Letting $n\in\mathbb N$, let us call an $n$ which satisfies the following condition "a good number".

Condition : Let $\{a_1,a_2,\cdots,a_n\}=\{1,2,\cdots,n\}$. Letting $b_i\ (i=1,2,\cdots,n)$ be the remainder when we divide $ia_i$ by $n$, there exists a set $(a_1,a_2,\cdots,a_n)$ such that $$\{b_1,b_2,\cdots,b_n\}=\{0,1,\cdots, n-1\}.$$

Then, here is my question.

Question : Can we find every good number?

Motivation : We can see both $1$ and $2$ are good numbers. By using computer, the numbers from $3$ to $18$ do not seem to be good numbers. However, I don't have any good idea in general. What I've got is the following theorem :

Theorem : For $k\in\mathbb N$, if $n=4k-2$ is a good number, then $\frac{(4k-3)!!}{2k-1}\equiv \left\{\frac{(4k-3)!!}{2k-1}\right\}^2\ \text{(mod $4k-2$)}$. Here, $(4k-3)!!=1\cdot 3\cdot 5\cdots (4k-5)\cdot (4k-3)$.

Proof for theorem : Letting $m=2k-1$, we can write $n=2m$. Since $m$ is odd, we know that if the remainder when we divide $ka_k$ by $2m$ is odd, then both $k$ and $a_k$ are odd. Hence, we know that if $k$ is odd, then $a_k$ is odd.

If $a_i=m$ for $i\not=m$ (note that $m$ is odd), then both $ia_i$ and $ma_m$ are odd multiples of $m$, which leads that $ia_i\equiv ma_m\equiv m\ \text{(mod $2m$)}$. This is a contradiction. Hence, we get $a_m=m$ and $ma_m\equiv m\ \text{(mod $2m$)}$.

Hence, $$\{a_1,3a_3,5a_5,\cdots,(m-2)a_{m-2},(m+2)a_{m+2},\cdots,(2m-1)a_{2m-1}\}=\{1,3,5,\cdots,m-2,m+2,\cdots,2m-1\}$$ leads $$\begin{align}a_1\cdot 3a_3\cdot 5a_5\cdots (m-2)a_{m-2}\cdot (m+2)a_{m+2}\cdots (2m-1)a_{2m-1}\equiv \frac{(2m-1)!!}{m}\qquad(1)\end{align}$$ On the other hand, $$\{a_1,a_3,a_5,\cdots,a_{m-2},a_{m+2}, \cdots,a_{2m-1}\}=\{1,3,5,\cdots,m-2,m+2,\cdots,2m-1\}$$ leads $$a_1\cdot 3a_3\cdot 5a_5\cdots (m-2)a_{m-2}\cdot (m+2)a_{m+2}\cdots (2m-1)a_{2m-1}$$ $$\equiv 1\cdot 3\cdots (m-2)\cdot (m+2)\cdots (2m-1)\times \times a_1\cdot a_3\cdots a_{m-2}\cdot a_{m+2}\cdots a_{2m-1}$$ $$\begin{align}\equiv \frac{(2m-1)!!}{m}\times \frac{(2m-1)!!}{m}\qquad(2)\end{align}$$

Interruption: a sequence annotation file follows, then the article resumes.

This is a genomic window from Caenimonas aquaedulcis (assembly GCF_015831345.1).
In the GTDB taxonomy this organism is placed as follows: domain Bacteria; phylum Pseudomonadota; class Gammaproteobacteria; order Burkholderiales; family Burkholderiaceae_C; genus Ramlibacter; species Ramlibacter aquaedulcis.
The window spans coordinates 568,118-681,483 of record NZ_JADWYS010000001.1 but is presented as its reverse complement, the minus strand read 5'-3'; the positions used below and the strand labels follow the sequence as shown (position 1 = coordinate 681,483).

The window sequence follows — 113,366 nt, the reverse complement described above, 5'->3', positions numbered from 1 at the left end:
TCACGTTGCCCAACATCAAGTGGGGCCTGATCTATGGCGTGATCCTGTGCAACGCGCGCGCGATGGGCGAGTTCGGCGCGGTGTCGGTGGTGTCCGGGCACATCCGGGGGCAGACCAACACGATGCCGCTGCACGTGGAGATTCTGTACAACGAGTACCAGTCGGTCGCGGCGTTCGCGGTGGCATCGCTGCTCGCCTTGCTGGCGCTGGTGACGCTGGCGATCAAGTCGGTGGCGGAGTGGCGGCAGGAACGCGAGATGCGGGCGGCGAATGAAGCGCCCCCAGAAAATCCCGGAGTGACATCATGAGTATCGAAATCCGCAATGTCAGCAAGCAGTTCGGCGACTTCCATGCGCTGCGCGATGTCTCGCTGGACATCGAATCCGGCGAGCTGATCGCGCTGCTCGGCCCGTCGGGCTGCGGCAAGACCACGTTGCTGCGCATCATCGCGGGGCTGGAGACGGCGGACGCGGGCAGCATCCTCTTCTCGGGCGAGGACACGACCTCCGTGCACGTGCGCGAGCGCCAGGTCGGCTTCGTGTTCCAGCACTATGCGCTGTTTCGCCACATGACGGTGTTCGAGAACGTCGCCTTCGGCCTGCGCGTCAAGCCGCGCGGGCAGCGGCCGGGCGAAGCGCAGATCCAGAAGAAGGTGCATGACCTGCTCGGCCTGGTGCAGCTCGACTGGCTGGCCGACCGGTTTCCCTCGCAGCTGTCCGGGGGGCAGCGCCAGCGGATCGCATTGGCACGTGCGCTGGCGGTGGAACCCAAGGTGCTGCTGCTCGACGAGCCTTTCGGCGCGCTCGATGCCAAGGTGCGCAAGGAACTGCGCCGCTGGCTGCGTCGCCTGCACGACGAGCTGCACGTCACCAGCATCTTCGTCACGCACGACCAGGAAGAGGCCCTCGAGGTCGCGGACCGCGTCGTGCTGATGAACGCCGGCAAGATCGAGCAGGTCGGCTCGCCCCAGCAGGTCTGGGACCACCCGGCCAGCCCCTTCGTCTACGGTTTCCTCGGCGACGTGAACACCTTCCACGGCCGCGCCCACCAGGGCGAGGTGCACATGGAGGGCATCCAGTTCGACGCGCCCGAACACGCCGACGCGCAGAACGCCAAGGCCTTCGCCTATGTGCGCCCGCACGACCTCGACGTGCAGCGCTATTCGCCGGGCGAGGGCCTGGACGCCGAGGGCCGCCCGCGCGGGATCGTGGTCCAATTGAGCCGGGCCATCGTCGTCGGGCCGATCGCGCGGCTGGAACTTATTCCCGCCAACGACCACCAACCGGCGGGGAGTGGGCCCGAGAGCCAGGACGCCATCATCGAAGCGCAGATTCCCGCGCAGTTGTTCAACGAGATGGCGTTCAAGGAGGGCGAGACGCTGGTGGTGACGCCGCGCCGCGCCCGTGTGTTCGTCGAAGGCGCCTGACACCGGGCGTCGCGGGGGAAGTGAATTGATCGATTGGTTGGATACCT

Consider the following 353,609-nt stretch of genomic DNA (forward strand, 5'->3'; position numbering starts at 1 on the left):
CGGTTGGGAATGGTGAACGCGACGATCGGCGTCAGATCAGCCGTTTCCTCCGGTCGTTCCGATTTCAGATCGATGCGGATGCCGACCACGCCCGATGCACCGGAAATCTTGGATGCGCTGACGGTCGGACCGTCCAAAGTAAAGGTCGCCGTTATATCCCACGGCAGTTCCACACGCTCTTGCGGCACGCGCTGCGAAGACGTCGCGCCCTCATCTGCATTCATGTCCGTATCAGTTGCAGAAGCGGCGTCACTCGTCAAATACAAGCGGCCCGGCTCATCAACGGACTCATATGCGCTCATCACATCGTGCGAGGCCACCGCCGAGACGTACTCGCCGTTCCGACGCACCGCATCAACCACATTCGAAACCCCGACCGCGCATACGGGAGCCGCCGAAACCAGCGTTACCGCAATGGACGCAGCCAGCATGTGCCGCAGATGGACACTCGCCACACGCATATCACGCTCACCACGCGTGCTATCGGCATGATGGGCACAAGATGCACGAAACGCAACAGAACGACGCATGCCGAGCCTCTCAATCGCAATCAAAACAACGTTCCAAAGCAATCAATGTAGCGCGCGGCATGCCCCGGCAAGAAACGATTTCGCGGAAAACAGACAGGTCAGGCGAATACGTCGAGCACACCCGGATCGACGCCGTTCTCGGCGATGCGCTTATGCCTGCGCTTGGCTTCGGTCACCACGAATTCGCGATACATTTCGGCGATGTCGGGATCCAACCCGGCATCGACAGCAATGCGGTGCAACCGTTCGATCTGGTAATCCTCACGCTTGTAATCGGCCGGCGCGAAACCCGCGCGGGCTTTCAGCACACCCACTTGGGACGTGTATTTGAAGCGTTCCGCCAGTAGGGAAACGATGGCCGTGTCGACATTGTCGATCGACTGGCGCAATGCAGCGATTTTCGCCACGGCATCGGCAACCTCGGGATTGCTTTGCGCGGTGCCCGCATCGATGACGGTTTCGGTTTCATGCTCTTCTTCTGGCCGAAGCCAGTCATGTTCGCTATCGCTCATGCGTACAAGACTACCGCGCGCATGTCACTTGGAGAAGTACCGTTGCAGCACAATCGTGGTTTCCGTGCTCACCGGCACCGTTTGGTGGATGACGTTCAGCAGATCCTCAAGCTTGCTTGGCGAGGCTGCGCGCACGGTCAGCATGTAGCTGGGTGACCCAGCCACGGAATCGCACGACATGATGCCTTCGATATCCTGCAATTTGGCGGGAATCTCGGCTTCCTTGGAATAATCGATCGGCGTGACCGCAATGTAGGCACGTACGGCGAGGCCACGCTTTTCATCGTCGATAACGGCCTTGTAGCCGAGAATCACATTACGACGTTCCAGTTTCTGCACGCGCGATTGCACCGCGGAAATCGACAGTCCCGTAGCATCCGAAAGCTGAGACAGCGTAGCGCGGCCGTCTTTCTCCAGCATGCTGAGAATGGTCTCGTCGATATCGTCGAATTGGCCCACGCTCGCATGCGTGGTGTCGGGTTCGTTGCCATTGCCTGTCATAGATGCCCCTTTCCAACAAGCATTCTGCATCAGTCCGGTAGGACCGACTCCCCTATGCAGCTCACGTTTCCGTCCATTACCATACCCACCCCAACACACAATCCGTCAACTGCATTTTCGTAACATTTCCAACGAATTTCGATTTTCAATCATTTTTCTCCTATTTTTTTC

Hence, $(1)(2)$ leads what we desire. Q.E.D.

This theorem tells us that $n=6,10,14$, for example, are not good numbers. However, the theorem tells us nothing about good numbers. Can anyone help?


Suppose that $n$ is a good number. For convenience, if $a_i=n$, we shall replace $n$ by $0$, so that $\{a_1, a_2, \ldots, a_n\}=\{0, 1, \ldots , n-1\}$. It is easy to see that this does not affect the definition of a good number.

For each divisor $d$ of $n$, define

$$A_d=\{a_i: \gcd(i, n)=d\}, B_d=\{b_i: \gcd(i, n)=d\}, C_d=\{i: 0 \leq i \leq n-1, \gcd(i, n)=d\}$$

Note that $|A_d|=|B_d|=|C_d|=\varphi(\frac{n}{d})$ for each divisor $d$ of $n$. Also note that $A_d$ are pairwise disjoint over all $d \mid n$, $B_d$ are pairwise disjoint over all $d \mid n$, $C_d$ are pairwise disjoint over all $d \mid n$.

Step 1: $B_d=C_d$ for all $d \mid n$.

We proceed by strong induction on the number of prime factors $k$ (counting multiplicity) of $\frac{n}{d}$.

When $k=0$, we have $\frac{n}{d}=1$ so $d=n$. Then $b_n \equiv na_n \equiv 0 \pmod{n}$ so $B_n=\{b_n\}=\{0\}=C_n$.

Suppose that the statement holds for $0 \leq k \leq j$. Consider $d$ s.t. $\frac{n}{d}$ has $j+1$ prime factors, counting multiplicity.

For each element $b_i \in B_d$, we have $d \mid i$, so $b_i \equiv ia_i \pmod{n}$ implies $d \mid \gcd(b_i, n)$.